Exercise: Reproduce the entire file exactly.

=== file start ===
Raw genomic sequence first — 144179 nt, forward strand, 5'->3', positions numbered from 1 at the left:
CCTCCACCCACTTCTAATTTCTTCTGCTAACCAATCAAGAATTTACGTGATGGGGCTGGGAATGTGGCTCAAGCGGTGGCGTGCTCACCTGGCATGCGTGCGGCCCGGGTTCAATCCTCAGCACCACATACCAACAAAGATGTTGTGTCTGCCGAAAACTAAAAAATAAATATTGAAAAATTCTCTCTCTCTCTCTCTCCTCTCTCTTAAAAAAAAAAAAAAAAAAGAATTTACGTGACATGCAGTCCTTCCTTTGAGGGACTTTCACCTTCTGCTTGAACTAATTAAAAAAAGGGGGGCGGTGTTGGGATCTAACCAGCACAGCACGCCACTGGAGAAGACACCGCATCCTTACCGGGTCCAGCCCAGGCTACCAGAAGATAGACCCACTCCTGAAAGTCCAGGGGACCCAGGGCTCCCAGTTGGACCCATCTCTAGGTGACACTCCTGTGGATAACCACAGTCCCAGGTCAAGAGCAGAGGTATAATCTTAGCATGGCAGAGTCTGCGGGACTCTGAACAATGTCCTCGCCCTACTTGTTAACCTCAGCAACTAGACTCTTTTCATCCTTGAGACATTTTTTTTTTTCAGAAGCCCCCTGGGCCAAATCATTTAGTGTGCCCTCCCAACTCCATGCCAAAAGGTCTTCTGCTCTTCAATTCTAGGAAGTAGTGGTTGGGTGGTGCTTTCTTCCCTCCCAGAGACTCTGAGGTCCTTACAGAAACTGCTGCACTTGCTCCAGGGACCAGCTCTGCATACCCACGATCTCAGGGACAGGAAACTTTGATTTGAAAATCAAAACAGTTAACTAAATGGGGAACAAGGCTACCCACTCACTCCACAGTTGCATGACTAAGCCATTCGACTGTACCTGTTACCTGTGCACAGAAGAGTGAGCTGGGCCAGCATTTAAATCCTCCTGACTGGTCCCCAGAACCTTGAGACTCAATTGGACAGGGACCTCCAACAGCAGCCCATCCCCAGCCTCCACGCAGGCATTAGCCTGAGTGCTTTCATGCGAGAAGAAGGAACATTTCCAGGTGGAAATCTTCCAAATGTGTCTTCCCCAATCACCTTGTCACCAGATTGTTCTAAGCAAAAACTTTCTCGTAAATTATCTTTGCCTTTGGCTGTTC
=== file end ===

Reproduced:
Raw genomic sequence first — 144179 nt, forward strand, 5'->3', positions numbered from 1 at the left:
CCTCCACCCACTTCTAATTTCTTCTGCTAACCAATCAAGAATTTACGTGATGGGGCTGGGAATGTGGCTCAAGCGGTGGCGTGCTCACCTGGCATGCGTGCGGCCCGGGTTCAATCCTCAGCACCACATACCAACAAAGATGTTGTGTCTGCCGAAAACTAAAAAATAAATATTGAAAAATTCTCTCTCTCTCTCTCTCCTCTCTCTTAAAAAAAAAAAAAAAAAAGAATTTACGTGACATGCAGTCCTTCCTTTGAGGGACTTTCACCTTCTGCTTGAACTAATTAAAAAAAGGGGGGCGGTGTTGGGATCTAACCAGCACAGCACGCCACTGGAGAAGACACCGCATCCTTACCGGGTCCAGCCCAGGCTACCAGAAGATAGACCCACTCCTGAAAGTCCAGGGGACCCAGGGCTCCCAGTTGGACCCATCTCTAGGTGACACTCCTGTGGATAACCACAGTCCCAGGTCAAGAGCAGAGGTATAATCTTAGCATGGCAGAGTCTGCGGGACTCTGAACAATGTCCTCGCCCTACTTGTTAACCTCAGCAACTAGACTCTTTTCATCCTTGAGACATTTTTTTTTTTCAGAAGCCCCCTGGGCCAAATCATTTAGTGTGCCCTCCCAACTCCATGCCAAAAGGTCTTCTGCTCTTCAATTCTAGGAAGTAGTGGTTGGGTGGTGCTTTCTTCCCTCCCAGAGACTCTGAGGTCCTTACAGAAACTGCTGCACTTGCTCCAGGGACCAGCTCTGCATACCCACGATCTCAGGGACAGGAAACTTTGATTTGAAAATCAAAACAGTTAACTAAATGGGGAACAAGGCTACCCACTCACTCCACAGTTGCATGACTAAGCCATTCGACTGTACCTGTTACCTGTGCACAGAAGAGTGAGCTGGGCCAGCATTTAAATCCTCCTGACTGGTCCCCAGAACCTTGAGACTCAATTGGACAGGGACCTCCAACAGCAGCCCATCCCCAGCCTCCACGCAGGCATTAGCCTGAGTGCTTTCATGCGAGAAGAAGGAACATTTCCAGGTGGAAATCTTCCAAATGTGTCTTCCCCAATCACCTTGTCACCAGATTGTTCTAAGCAAAAACTTTCTCGTAAATTATCTTTGCCTTTGGCTGTTC